Addiction - Surprise!

Is one addiction worse than the other?

When you read the word addiction what do you think? What Image do you see forming in your mind?

The word addiction is very subjective and carries with it a variety of possible descriptions. It could be of a drug addict, or maybe a gambler, but a common aspect to all addiction is that they sufferers tend to waste resources with activities that are not essential for living.

Addictions can begin as an activity that is fun and novel, exciting, or social, entertaining or otherwise rewarding. Over time, the activity may become more regular, or even as part of an essential aspect of life such as work; perhaps the bug of winning a game of chance a few times gives the gambler a sense of control and increased predictability, maybe a smoke screen of skill emerges.

Remember, money or a fix is not necessary for addictive qualities to take hold. Sure, a financial reward or a degree of chemical escapism may in the short-term preoccupy and put off the the longer-term issues, but simple games and sports can be just as addictive. A famous psychologist called B.F.Skinner did some interesting experiments looking at the behaviour of mice. He set up one experiment where if the mouse pressed the lever some food would be dispensed into its bowl, and he showed how the mice would associate the pressing of the lever with food and be able to feed itself. In this instance the mouse would only press the lever when it wanted to feed itself. However, in another experiment Skinner calibrated the dispenser to deliver food after random presses of the lever. This meant that sometimes a nibble would be released after two presses of the lever, or maybe five presses, or three, or even 10. The result was startling, he found that the mouse would be fixated on the lever and press it over and over again without concern whether it had enough food.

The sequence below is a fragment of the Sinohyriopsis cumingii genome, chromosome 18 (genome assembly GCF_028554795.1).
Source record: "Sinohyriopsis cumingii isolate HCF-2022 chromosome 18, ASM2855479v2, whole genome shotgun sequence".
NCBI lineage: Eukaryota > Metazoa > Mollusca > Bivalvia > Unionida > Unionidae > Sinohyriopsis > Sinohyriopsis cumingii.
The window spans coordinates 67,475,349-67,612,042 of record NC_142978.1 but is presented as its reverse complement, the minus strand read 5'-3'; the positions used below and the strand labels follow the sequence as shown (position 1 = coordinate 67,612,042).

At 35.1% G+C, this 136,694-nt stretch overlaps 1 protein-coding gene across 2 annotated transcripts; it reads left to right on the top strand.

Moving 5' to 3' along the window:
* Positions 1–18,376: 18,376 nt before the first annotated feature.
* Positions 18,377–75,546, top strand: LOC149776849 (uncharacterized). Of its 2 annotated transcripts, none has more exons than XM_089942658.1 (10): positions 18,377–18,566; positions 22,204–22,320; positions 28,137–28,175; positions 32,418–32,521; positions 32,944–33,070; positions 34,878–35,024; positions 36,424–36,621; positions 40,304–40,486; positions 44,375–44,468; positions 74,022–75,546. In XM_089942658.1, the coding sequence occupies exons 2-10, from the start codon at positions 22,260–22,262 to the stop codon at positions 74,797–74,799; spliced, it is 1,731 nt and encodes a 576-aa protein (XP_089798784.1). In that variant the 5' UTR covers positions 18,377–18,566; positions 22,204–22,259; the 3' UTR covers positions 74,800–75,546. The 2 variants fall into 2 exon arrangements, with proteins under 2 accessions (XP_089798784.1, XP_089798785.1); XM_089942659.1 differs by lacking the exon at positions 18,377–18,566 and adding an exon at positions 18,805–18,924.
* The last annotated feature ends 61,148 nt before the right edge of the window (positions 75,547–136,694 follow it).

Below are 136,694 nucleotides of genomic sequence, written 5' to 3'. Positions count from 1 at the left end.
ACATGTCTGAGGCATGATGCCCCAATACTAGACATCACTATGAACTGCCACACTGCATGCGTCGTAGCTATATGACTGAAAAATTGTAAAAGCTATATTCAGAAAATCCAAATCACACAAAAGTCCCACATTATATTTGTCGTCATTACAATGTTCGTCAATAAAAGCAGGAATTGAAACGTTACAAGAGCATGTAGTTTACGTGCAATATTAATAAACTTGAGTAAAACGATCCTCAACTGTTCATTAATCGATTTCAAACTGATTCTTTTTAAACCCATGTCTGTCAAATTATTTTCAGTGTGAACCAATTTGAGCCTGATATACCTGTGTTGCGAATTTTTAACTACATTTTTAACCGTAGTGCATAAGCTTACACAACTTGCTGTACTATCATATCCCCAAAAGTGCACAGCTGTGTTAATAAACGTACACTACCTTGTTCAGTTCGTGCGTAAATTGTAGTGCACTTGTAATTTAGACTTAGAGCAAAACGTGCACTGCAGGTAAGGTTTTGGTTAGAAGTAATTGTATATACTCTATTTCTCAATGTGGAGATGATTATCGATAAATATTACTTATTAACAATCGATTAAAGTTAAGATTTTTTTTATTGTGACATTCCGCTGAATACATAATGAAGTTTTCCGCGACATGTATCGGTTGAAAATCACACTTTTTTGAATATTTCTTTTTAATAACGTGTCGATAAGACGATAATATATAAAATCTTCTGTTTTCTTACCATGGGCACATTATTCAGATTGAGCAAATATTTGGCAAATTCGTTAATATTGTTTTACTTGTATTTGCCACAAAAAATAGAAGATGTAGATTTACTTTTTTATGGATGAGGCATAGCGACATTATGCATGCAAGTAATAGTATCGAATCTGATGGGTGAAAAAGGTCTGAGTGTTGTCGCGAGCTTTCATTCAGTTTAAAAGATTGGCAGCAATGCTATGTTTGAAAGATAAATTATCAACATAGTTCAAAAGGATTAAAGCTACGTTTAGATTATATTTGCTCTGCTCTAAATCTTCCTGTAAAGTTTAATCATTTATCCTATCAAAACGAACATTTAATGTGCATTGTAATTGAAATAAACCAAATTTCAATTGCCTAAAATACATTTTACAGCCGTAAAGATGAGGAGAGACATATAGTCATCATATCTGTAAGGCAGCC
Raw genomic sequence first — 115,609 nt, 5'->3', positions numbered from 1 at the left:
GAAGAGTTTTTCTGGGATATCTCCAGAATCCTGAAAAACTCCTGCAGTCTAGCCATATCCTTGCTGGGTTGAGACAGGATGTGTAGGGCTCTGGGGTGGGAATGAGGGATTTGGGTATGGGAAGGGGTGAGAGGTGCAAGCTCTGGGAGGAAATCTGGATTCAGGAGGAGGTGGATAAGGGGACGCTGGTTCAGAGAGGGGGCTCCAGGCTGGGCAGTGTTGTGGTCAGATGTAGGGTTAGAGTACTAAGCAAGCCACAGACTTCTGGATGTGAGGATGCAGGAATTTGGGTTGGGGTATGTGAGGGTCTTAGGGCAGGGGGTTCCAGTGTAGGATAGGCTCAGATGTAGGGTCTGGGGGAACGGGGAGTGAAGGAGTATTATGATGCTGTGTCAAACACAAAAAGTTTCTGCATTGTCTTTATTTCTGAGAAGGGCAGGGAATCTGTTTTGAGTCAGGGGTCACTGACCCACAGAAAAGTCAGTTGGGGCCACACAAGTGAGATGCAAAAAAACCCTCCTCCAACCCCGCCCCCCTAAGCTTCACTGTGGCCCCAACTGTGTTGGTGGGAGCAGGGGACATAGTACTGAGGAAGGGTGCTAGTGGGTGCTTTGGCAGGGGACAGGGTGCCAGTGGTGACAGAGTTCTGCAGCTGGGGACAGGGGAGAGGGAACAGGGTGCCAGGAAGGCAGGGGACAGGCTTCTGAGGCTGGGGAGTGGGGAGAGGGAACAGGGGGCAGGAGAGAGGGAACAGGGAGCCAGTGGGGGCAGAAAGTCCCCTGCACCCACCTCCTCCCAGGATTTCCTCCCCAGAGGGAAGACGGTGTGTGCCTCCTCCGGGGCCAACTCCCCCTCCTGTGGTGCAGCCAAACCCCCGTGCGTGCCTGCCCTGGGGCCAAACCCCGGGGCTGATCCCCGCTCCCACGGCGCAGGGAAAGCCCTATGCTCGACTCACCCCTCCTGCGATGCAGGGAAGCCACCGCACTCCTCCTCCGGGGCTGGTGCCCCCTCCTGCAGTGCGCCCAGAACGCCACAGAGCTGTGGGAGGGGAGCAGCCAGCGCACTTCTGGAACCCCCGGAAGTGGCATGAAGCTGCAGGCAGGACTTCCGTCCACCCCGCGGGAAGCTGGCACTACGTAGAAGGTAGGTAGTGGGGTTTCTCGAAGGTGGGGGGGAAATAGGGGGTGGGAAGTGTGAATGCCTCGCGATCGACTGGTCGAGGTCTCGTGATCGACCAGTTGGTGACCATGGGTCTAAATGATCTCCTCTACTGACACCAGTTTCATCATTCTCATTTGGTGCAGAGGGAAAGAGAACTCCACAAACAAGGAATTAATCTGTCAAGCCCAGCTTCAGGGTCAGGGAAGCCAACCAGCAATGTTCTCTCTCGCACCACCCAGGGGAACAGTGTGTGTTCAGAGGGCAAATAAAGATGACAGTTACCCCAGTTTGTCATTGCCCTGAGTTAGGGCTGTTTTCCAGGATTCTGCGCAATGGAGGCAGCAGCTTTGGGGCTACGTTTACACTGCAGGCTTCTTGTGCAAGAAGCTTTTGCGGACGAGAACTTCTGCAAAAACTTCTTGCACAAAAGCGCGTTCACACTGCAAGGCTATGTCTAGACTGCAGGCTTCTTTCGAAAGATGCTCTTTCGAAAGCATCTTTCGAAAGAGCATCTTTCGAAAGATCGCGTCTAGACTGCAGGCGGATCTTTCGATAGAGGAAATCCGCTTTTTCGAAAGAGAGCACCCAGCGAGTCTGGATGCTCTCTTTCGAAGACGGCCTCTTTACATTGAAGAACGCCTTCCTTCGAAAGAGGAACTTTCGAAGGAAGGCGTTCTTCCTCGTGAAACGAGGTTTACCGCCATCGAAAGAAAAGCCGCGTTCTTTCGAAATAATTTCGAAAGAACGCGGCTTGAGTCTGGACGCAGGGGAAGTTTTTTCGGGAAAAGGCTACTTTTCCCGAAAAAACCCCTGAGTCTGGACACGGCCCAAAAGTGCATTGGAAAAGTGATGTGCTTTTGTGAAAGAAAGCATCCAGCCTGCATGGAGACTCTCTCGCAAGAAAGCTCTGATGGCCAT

Interestingly this is the same principle in which slot machines and addictive computer games like 'Candy Crush' work. The element of reward and chance create the nuisance of addiction. I'm a cricketer, and I know how addicted I can become when bowling at batsmen. It's the same principle, no matter how good I get, the batsmen will always bring in an element of unpredictability - but when the reward comes, and I bowl them out it's a fantastic feeling. Like some people don't understand how cricket fans can listen to test match special all day, or how others can be addicted to the unpredictable story line of Coronation Street or Breaking Bad, another can be equally addicted to something different.

Some of these addictions are not that problematic - in fact they are like how most addictions begin, interesting, novel, fun, rewarding, and unpredictable. However an addiction becomes a problem when it begins to impact on important aspects of a persons life like their health, family and friends and work.

Addictions can be broken down, interrupted and worked through. There are plenty of articles on this website that can give you an idea of how hypnotherapy might be able to help you. I would argue that a mixed approach of behavioural, cognitive and hypnotherapeutic works well. To an extent, one approach can bring about benefits, however, different aspects of an individuals addiction is likely to respond better to a slightly different approach. Hypno-psychotherapists are trained in hypnosis and integrative psychotherapy and this means a practitioner is qualified to provide a dynamic and individual experience to changing annoying behaviours that waste all this money, time, relationships and health.

Hypnotherapy Directory is not responsible for the articles published by members. The views expressed are those of the member who wrote the article.

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